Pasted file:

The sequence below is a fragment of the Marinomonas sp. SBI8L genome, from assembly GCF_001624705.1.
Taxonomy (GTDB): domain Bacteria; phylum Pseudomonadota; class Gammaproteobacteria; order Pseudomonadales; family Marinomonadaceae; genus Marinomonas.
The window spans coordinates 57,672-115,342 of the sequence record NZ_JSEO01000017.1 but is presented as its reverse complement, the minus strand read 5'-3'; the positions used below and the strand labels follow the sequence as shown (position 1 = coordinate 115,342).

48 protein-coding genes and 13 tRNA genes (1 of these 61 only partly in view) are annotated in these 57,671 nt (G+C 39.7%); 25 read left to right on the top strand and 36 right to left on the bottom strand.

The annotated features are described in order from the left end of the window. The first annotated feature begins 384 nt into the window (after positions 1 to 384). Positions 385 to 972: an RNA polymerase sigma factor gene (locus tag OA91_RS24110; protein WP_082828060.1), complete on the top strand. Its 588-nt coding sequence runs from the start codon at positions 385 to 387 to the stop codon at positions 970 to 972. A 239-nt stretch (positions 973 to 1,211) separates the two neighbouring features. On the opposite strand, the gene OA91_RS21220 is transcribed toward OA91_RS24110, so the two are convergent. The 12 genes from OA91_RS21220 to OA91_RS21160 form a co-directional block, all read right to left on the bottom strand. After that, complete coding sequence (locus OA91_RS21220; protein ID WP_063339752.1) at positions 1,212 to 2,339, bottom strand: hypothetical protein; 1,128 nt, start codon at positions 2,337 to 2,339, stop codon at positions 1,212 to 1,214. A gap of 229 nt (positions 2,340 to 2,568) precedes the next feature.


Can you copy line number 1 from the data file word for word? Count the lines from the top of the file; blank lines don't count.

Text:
The sequence below is a fragment of the Marinomonas sp. SBI8L genome, from assembly GCF_001624705.1.